4. Go to “Edit,” then “Clear.”
  5. The background should now appear transparent.

Using the Foreground Select Tool

This method may seem a little more advanced but is still worth learning. It’s particularly advantageous if the main subject of your image has a lot of fine hairs you wish to crop around.

The instructions for use are the same whether you’re using a Windows computer or a Mac:

  1. Open GIMP, then the image you wish to edit.
  2. From the tools panel on the left, select the “Foreground Select” tool. The tool looks like two squares on top of each other with the outline of a person in one.
  3. Draw a rough outline by dragging the tool around the subject. Doing so will turn the image dark blue where your background is and light blue where your main subject is.
  4. The next step is to brush in the finer areas of the main subject manually. The brush size can be adjusted by hitting the bracket keys.
  5. Toggle the preview setting to have a look at your work.
  6. If satisfied, press “Enter” on your keyboard.
  7. Click “Select,” then “Invert,” and “Delete.” This will successfully remove the background.

Using Layer Masks

This method may be better suited to more advanced GIMP editors as it includes finetuning specific details of an image.

Instead of using a single tool, this method utilizes a set of functions to help users achieve a transparent background. The goal is to simplify the image to a black and white setting, after which you can separate between the background and foreground.

The image must have a lighter background to subject ratio to execute this method successfully. Here’s how it works:

  1. Open your image on GIMP.
  2. Create a duplicate layer by selecting the “Duplicate Layer” button on the bottom-right of the screen. Do this twice to create two duplicates.
  3. From the top of the page, select “Colors” then “Saturate.” Use this tool to create a more vivid contrast between the subject and the background.
  4. Click on “Colors” again, but this time select “Desaturate.” This will greyscale your image. Click “OK” to apply.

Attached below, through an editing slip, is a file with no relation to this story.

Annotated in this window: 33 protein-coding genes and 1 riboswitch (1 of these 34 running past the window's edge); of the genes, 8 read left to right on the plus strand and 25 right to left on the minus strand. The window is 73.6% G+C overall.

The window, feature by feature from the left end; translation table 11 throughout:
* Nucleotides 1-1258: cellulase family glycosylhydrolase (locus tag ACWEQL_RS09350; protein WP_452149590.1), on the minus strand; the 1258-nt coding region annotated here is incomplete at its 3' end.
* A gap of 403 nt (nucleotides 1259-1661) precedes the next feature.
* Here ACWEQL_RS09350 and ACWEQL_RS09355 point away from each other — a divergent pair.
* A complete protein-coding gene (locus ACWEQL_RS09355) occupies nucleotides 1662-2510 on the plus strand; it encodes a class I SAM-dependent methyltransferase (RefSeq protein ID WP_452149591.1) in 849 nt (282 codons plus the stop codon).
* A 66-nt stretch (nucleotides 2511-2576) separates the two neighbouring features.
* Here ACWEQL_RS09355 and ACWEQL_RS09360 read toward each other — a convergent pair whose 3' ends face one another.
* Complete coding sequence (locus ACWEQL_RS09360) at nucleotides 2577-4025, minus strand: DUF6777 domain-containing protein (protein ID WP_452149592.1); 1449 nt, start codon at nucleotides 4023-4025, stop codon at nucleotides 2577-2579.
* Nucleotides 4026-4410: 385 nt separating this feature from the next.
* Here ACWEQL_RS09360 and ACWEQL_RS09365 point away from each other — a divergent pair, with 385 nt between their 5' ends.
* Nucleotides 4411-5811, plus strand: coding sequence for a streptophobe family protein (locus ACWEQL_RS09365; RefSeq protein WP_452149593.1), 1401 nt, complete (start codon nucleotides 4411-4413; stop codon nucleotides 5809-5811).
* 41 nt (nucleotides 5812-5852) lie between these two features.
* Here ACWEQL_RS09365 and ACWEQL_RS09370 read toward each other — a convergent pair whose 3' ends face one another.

5. Select “Colors,” then “Levels.” Darken the main subject to give it a silhouette-like quality to make cropping easier.
  6. Head to “Edit” and click on “Copy Visible.” Turn off the visibility of the layer you worked on by checking the box on the right-hand side.
  7. Right-click on the second layer and select “Add Layer Mask.” Choose “White Full Opacity.”
  8. Go to “Edit,” then “Paste.” You’ll notice the main subject is deleted.
  9. To invert this, head to “Colors,” then “Invert.” The main subject will reappear while the background is now transparent.

Transparency Is Key

Including a transparent background in your editing project can significantly enhance your overall work. Knowing how to use this tool is extremely handy, whether you’re a beginner with GIMP or an editing pro.

The method you wish to use is entirely down to skill level and personal preference. However, it’s worth testing out different ways to build upon your knowledge of the software.

Have you tried making a transparent background on GIMP? If so, we’d love to hear about your experience. Let us know what you think in the comments section below.

6 thoughts on “How to Make a Background Transparent in GIMP”

Chris says:
Why on earth would a sane person make a guide to a program like GIMP and point it towards people who use windows or mac? are you insane?
Steve Larner says:
Lots of people use GIMP on Windows or Mac. Lots of people have trouble making the background transparent.
jay says:
suuuper helpful, thx! i successfully placed Barney the Dinosaur on my friend’s ugly purple chair he was trying to unload on me in order to make an important aesthetic point that mere words could not.
BRIAN says:
Followed the fuzzy select-and-delete method, after alpha channel, but sadly background still white for RGB image
Kelly says:
Thanks. I finally got it. GIMP is a highly non-intuitive tool for beginners, so I would never have known to use the fuzzy select tool as part of the process.

Comments are closed.